Peter Francis Auctions: After the flood – a flood of bidding!
After the flood – a flood of bidding
Five months on from a devastating flood, Carmarthen saleroom Peter Francis enjoyed a day in the sunshine and some excellent results at their quarterly ‘fine’ sale on February 13.
More than 600 lots totalled over £250,000.
Managing director Nigel Hodson said the event had been
a gratifying result reflecting so much hard work both in recovering from the trauma of the flooding and putting together such a good auction – adding that – t
hereis much to look forward to – including the return of central heating!
It was on October 13 when, in the wake of Storm Callum, the River Towy entered full flood and
Advisors and loss adjusters were quickly on site (the firm was fully insured) to be followed by professional cleaners and building contractors. Within two weeks the staff had moved into (unheated) offices upstairs,
the most difficult period of my 46 years as an auctioneer
and he was quick to pay tribute to all of those who had helped get the show back on the road in remarkably quick time.
We all greatly appreciate the good wishes we have received as well as offers of help from many quarters. I must congratulate and thank all our staff, who have worked tirelessly to achieve so much in such a short space of time. Their motivation and energy
seemsboundless. Nothing would have happened without them.
The February sale included lots consigned before the inundation, new instructions and a few pieces of furniture that were offered for sale in water damaged state.
These included a rare William and Mary burr elm chest that had been compensated by the insurers at £10,000. The water had reached the top drawers and much of the herringbone and cross banded veneer was now loose and the carcass has distorted but it nonetheless sold for £4000 (plus 20% buyer’s premium).
Another damp item of furniture, a spectacular French walnut and marquetry serpentine fronted display cabinet c.1875, compensated by the insurers at £12,500, managed a still impressive £3600, despite its deteriorating condition.
In rather better condition – though with nice colour and patination – was an unusual probably 18th century Welsh primitive child’s chair or back stool with a pierced back splat, bentwood arms and turned legs. It proved a favourite of many at £2300.
A spectacular taxidermy mount – an American bald eagle with curlew prey – was probably by James Hutchings of Aberystwyth, one of the best British regional taxidermists working from the 1860s to 1942. This 1.03m high case, mounted with rockwork with ferns and foliage, had been abandoned by the tenants of a local home and was being sold by the new occupants. In good condition, it sold to a collector in North Wales bidding on the phone at £3650.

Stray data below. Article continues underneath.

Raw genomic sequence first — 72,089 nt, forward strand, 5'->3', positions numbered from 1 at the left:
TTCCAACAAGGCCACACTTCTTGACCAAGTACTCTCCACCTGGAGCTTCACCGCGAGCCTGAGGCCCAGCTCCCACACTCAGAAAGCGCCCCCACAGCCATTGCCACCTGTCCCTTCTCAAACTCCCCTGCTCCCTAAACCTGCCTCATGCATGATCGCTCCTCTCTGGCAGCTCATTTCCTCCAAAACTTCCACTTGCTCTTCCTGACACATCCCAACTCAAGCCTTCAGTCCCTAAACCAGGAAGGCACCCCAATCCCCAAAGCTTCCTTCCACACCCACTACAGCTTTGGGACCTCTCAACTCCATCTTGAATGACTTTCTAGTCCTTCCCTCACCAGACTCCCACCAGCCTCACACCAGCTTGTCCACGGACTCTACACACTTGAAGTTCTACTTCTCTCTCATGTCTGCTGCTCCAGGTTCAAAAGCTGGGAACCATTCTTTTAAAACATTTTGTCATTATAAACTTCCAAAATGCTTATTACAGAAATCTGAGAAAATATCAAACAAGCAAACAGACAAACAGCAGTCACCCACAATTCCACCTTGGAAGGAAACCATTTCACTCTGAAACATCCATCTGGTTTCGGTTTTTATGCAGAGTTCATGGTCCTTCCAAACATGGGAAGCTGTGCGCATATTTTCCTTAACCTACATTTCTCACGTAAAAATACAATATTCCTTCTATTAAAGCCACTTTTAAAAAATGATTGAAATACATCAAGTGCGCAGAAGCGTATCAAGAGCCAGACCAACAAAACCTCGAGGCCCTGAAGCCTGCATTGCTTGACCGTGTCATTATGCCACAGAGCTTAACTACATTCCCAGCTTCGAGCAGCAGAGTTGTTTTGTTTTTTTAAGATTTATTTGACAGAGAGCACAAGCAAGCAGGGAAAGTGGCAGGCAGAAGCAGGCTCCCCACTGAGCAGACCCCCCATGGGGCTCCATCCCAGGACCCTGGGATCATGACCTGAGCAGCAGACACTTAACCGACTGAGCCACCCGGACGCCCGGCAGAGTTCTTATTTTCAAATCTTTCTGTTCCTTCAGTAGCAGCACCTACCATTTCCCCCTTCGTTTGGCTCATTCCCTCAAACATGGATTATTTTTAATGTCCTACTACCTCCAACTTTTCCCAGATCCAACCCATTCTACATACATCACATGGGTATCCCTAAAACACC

Welsh art was popular across the board. The oil on board town scene Newlyn Church by Edward Morland Lewis (1903-43) with label verso for the The London Artists Association was one of two works that came for sale from the family of the artist. It sold at £1300.
Prints by Sir Kyffin Williams (Penrhyn Du, numbered 57/150 and Ceri Richards (The force that through the green fuse drives the flower, signed and dated 1965) sold at £580 and £620 respectively. The leading picture was The Deposition of
A rare geometric Yo-Yo vase – among the most adventurous of all Clarice Cliff Art Deco designs – smashed its estimate to realise £2300. It was the first example Nigel Hodson had seen since he sold a larger pair for almost £10,000 when working in the Midlands in his youth. A group of Royal Worcester porcelain miniatures did very well to fetch £1900. They included pieces by some of the best-known Worcester artists of the early 20th century Ernest Barker, Harry Stinton and Edward Townsend.
A collection of late 19th-century Bavarian cuckoo clocks from one local elderly expert were a near sell-out. An elaborate example heavily carved and decorated with hunting trophies took £1300 while a clock with a two-train musical movement housed within a similar case carved with a leaping stag chased by a stag and two eagles was bid to £1400.
A small early 20th-century Russian kovsh cup with cloisonné enamel decoration well exceeded its estimate to bring a flat £2000 while a massive solid silver table centrepiece modelled as a swan (London 1972) weighing 190oz exceeded its estimate at £3600.
A record 800 bidders had registered online for the sale alongside a huge number of phone lines. It was an online bidder who secured two 17th century style ivory panels – each deeply carved with classical subjects and hosted in ebonies frames. Very conservatively estimated due to the currently difficult nature of their medium, they realised £3600.
Vehicles were led by a 1968 Mini 1000 MkII in local ownership all its life, for restoration, at £4100 and a 1988 Honda C90 Cub motorbike the property of an 84 years old Carmarthen lady who has decided its time she gave up biking. This sold on a commission bid to a collector from near Bath at £1500.
A rare early 20th century wooden AA sentry-type phone box, which provided a base for patrol-men between emergency calls and provided a means for members to seek assistance, took £500.
The sale closed with a good Second World War Military Cross medal group awarded to Peter Herbert Mason (1914-1995) of the Second Battalion Royal Fusiliers (City of London Regiment). Captain Mason served with the Long Range Desert Group in North Africa and with a similar reconnaissance and raiding unit in Italy. His medals, including miniatures, sold at £1300.
Sales will now continue every fortnight throughout the year with additional online special sales and valuation days in-house and at various venues including Margam Park in March. The contents of a museum of domestic life
Note: all prices in this report do not include 20% buyer’s premium.